The terms introvert and extrovert came about after World War I. Swiss psychiatrist Carl Jung first described extroversion as an "outward" libido, and introversion an "inward" libido. Jung's definition of libido is quite different than that of Sigmund Freud's. The latter's theories centered around sexual gratification, whereas Jung's "libido" referred to any and all factors that motivated people to do things.
Today there are no clear-cut definitions as to what is an introvert and extrovert. Psychologists use what is called the Introvert-Extrovert Spectrum with two extreme points. Most people fall somewhere in the middle, with few being in the upper or bottom tenths. Dr. Dan McAdams of Northwestern University described the spectrum as continuous, with no real limits on each end. But that doesn't stop researchers from asking people about their own personalities.
The first ever Myers-Briggs Type Indicator, a self-reporting questionnaire, found that Americans are evenly split - 50.7% introverts and 49.3% extroverts. A 2014 study by the American Trends Panel found that 12% were very extroverted and 5% were very introverted. Occupation plays a role in how people describe themselves too. Lawyers reported 56% introversion, with librarians even higher at 63% introversion.
The ongoing debate about open office workstations has become divisive, particularly in the Bay Area where several of the world largest tech giants are headquartered. A group of Apple employees threatened to quit in 2017 when the company moved to an open office layout. Some companies, right or wrong, don't give workers much say in the matter. Thus introverts must adapt to ensure their job performances stay on par with KPIs. Here are four tips for introverts in open office settings.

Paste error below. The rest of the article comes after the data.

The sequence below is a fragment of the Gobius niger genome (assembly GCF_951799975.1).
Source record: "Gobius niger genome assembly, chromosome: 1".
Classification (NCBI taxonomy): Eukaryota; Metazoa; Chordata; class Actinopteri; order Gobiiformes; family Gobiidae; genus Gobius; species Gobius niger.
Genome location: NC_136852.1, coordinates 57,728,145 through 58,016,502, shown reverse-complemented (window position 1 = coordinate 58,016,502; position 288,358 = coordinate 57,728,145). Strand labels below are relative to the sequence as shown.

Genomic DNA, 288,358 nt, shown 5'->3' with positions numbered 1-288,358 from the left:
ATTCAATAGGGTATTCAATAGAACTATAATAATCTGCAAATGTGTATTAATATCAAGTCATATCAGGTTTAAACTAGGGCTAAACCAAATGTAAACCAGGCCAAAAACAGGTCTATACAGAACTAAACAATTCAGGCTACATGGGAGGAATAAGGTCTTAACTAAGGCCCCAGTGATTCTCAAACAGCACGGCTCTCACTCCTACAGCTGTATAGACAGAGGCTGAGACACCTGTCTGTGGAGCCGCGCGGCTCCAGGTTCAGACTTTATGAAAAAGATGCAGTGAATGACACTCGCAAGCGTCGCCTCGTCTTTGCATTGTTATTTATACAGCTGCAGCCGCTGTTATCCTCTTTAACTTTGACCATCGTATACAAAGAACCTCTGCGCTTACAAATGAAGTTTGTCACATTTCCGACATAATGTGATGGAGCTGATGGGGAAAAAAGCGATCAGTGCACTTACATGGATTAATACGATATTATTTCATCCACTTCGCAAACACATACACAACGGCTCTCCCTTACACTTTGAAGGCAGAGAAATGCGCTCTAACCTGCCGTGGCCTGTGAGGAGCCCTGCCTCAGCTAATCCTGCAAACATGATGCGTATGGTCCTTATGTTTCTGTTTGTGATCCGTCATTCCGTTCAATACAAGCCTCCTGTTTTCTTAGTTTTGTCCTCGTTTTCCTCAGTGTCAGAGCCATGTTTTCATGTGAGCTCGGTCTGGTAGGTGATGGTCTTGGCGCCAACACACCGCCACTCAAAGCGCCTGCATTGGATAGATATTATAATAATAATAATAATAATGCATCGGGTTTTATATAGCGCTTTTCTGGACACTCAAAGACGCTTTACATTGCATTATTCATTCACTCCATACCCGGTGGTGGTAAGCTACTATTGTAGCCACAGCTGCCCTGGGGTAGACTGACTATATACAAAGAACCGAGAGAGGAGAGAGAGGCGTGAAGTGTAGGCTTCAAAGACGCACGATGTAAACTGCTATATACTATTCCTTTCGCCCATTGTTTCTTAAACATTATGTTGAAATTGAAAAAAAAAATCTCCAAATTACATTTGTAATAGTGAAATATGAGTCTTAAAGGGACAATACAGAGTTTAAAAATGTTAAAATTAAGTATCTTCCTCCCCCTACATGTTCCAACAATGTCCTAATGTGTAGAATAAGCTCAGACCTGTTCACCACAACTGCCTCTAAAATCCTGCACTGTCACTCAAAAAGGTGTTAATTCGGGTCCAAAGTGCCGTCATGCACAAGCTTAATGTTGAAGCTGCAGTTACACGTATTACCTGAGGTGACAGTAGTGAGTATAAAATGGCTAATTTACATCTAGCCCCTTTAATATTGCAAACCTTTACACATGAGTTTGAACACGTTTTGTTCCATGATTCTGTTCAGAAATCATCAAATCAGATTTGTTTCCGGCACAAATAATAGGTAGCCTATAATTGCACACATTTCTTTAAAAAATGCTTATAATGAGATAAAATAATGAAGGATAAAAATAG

You have to show up to work whether you like it or not (unless you won the Mega Millions jackpot last week). Make the best of it by decorating your space with things that make you happy and keep you focused. Old photos of you and your closest friends will make you laugh when all the distractions in the office become annoying. Hand grip exercisers are great for relieving stress. A small fish bowl with a few little friends inside is ideal if your employer allows it.
The conference room furniture is typically the most comfortable in the building. Most offices either have online booking or some sort of whiteboards that allow departments and individuals to block off time. Spend an hour or two per day in one of these spaces. Your lunch break adds an additional hour to escape the chaos of open office. If you play your cards right everyday, you'll only have to endure 5-6 hours of open office per day.
The Brookings Institute monitored 545 occupations from 2002-2017. It found that 90% of those jobs showed dramatic increases in digital tool utilization. Thus, most jobs can be done completely from a laptop. When asking for work-from-home days, cite the statistics. Remote workers actually put in full eight-hour shifts and are far more productive than their in-office counterparts, according to a 2017 Stanford University study. Telecommuters also take fewer breaks and sick days.
Headphones and earbuds are ubiquitous in offices today. Some workers do well blasting the latest rap and pop songs. Others go with classic rock and country. But the best sound for concentration is white noise. One of the most popular is rainstorms. Youtube has many 10-hour uploads of rainfall sound. There are also long-form uploads of fans blowing. Either is great to drown out the surrounding noise.
Eco Office designs open office layouts for our Bay Area clients' specific needs. We're also the top solution for new and pre-owned cubicles for those using traditional workspace. Give us a call today at 408-437-1700 to discuss your needs.